Of course, the whole point of mental resilience is that not everything is in your control. Sometimes, family members fall ill, or you get fired from your job. 

But your reaction is always in your control. One of the biggest tenets of religion that many people find comfort in is that everything happens for a reason. This type of theology assigns value to their suffering and places individuals into a vast communal framework.

Even if you aren’t religious, finding purpose in your mindset is crucial. That is where the value of positivity comes in. 

What is the best possible outcome in the situation you’ve found yourself in? And what steps can you take to ensure that outcome occurs?

Honor Your Commitments 

Many people pride themselves on keeping their word and never breaking promises, no matter how inconvenient it becomes to them. This makes them reliable rockstars that get noticed at work or school.

But what about making promises to yourself? Many of us promise that we will take time for a relaxing walk or that we will read our favorite book or take a nice bath. 

How often do those things actually happen? When you make commitments to yourself, whether it is self-care, your goals, or your own wellness, you should treat them just as seriously as commitments to others. 

If you wouldn’t blow off a gym date with a friend, don’t blow off one with yourself. This mindset is important for two reasons.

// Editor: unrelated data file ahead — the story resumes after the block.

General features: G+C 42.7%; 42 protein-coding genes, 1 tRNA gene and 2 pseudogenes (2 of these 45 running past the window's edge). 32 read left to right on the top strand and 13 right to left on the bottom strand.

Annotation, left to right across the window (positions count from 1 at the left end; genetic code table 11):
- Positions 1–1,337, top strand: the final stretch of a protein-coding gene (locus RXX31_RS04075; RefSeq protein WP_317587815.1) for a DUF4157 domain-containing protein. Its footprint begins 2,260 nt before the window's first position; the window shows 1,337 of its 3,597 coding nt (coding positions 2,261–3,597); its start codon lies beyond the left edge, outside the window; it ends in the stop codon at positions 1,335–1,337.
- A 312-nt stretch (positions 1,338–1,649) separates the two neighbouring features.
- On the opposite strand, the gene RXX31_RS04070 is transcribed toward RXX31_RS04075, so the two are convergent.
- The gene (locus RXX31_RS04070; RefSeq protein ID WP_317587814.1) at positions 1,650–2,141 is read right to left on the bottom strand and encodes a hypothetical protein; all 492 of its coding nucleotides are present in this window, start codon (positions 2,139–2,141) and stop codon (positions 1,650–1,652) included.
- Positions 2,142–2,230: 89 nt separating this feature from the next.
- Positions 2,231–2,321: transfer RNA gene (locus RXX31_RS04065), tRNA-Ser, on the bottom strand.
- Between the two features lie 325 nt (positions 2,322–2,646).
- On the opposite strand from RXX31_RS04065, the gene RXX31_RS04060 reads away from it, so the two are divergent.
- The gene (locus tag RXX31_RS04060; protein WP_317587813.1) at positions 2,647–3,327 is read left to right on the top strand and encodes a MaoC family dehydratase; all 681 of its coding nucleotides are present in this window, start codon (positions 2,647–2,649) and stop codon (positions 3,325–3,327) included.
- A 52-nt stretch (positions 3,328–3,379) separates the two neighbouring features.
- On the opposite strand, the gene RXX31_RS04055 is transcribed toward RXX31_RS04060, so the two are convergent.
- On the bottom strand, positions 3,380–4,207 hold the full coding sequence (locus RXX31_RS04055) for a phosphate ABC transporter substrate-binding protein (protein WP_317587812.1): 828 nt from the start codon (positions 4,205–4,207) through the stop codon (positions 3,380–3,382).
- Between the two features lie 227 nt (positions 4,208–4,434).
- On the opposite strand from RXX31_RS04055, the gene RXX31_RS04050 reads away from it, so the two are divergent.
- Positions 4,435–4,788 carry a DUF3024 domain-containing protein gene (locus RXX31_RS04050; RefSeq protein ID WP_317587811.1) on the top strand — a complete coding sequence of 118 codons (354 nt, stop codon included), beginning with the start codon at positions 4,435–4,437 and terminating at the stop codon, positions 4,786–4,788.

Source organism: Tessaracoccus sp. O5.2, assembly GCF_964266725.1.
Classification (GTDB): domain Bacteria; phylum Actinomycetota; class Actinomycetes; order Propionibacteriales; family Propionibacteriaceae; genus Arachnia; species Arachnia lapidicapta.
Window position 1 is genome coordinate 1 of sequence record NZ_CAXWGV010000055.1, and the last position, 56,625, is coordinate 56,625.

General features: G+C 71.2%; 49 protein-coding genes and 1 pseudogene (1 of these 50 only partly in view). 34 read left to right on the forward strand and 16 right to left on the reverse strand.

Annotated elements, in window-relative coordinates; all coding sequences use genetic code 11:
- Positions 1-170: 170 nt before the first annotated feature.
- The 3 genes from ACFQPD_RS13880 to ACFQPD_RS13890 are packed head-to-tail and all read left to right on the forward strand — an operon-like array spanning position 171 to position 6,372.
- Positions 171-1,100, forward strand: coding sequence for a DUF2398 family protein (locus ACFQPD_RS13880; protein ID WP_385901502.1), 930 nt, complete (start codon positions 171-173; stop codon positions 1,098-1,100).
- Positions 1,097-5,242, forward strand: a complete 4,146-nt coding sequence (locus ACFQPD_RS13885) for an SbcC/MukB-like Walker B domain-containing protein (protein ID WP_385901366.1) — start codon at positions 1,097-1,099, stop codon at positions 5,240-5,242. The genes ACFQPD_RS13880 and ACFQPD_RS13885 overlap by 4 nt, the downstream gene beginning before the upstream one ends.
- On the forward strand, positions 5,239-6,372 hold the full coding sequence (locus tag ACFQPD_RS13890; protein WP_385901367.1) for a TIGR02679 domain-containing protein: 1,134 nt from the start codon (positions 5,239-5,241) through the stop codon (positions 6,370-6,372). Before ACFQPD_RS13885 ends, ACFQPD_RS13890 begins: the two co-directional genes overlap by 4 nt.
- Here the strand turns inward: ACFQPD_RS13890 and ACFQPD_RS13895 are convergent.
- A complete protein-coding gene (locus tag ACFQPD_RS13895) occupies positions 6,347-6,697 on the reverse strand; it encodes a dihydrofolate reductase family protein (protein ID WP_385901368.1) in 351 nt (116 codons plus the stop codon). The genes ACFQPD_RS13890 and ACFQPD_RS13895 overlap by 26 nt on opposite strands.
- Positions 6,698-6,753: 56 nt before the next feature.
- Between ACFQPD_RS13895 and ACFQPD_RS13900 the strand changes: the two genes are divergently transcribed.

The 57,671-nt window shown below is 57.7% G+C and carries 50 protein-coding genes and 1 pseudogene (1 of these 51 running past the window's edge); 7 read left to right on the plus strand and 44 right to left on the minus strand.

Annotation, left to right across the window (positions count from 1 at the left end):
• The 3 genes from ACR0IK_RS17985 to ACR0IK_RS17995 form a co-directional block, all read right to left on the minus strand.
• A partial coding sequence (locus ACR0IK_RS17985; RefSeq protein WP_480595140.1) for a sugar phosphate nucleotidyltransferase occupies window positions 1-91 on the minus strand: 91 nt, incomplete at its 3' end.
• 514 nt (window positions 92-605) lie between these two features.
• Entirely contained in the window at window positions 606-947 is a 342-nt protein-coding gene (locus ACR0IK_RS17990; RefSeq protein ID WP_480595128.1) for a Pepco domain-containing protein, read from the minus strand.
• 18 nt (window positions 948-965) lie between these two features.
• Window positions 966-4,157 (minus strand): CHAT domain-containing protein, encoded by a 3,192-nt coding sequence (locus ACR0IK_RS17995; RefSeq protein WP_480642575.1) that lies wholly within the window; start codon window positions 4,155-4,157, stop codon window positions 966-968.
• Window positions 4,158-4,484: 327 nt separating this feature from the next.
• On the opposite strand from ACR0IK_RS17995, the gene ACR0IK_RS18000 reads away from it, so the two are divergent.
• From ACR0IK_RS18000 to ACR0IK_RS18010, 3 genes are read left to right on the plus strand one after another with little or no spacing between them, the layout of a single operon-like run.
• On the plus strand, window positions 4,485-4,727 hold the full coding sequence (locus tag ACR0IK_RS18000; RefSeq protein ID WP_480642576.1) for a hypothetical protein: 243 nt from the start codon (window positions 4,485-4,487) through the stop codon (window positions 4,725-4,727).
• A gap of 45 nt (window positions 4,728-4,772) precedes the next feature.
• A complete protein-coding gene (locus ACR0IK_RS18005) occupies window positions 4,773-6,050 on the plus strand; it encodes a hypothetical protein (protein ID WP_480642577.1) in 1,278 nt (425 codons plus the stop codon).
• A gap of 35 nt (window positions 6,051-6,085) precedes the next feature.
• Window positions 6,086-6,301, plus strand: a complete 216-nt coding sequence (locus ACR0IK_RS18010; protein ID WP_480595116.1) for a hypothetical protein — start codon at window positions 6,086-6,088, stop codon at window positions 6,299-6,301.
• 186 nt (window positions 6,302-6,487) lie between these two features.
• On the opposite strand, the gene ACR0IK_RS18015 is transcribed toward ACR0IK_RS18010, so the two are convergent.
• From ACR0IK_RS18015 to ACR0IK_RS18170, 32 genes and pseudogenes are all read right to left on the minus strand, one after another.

Firstly, mental resilience is predicated on the assumption that you can trust yourself. If you are wondering how to be mentally strong, it starts with trusting your own word. 

If you constantly show up for yourself, you start to view yourself as a reliable, resilient person. This mindset shift can be a massive change regarding how you interact with the world around you.

Keeping your commitments is also a way of earmarking time for yourself and improving your mental health. If you are able to take a walk and soak up some sunshine, get some exercise, or take a few moments alone, your physical health and mood will improve. 

This has a direct impact when you want to build mental resilience. 

Put the Work In 

When it comes down to it, building mental resilience just doesn’t happen. Instead, it is a series of actions that culminate in positive benefits over time—with things like therapy, practicing mindfulness, and so forth.

With the increased availability of options like online therapy, and more insurance providers starting to cover it, you can start putting the work in. Sometimes building mental resilience requires clearing out a lot of figurative underbrush first, and therapy is a great place to start.

If you prefer an easier stepping stone, what about meditation apps? You can start with something easy, like a five- or ten-minute guided session.

Developing Mental Resilience 

The process of building your own sense of mental resilience is a lengthy one. You could even argue that it is a lifelong pursuit to build a mightier mentality

The art of resilience isn’t naïve optimism or insisting that everything will work out through blind faith. Instead, resilience empowers you to tackle life’s challenges with the best approach possible. 

If you enjoyed this article, check out the rest of our inspirational and informational posts here! Read more of our startup, mental health, and healthcare related articles to master mental resilience.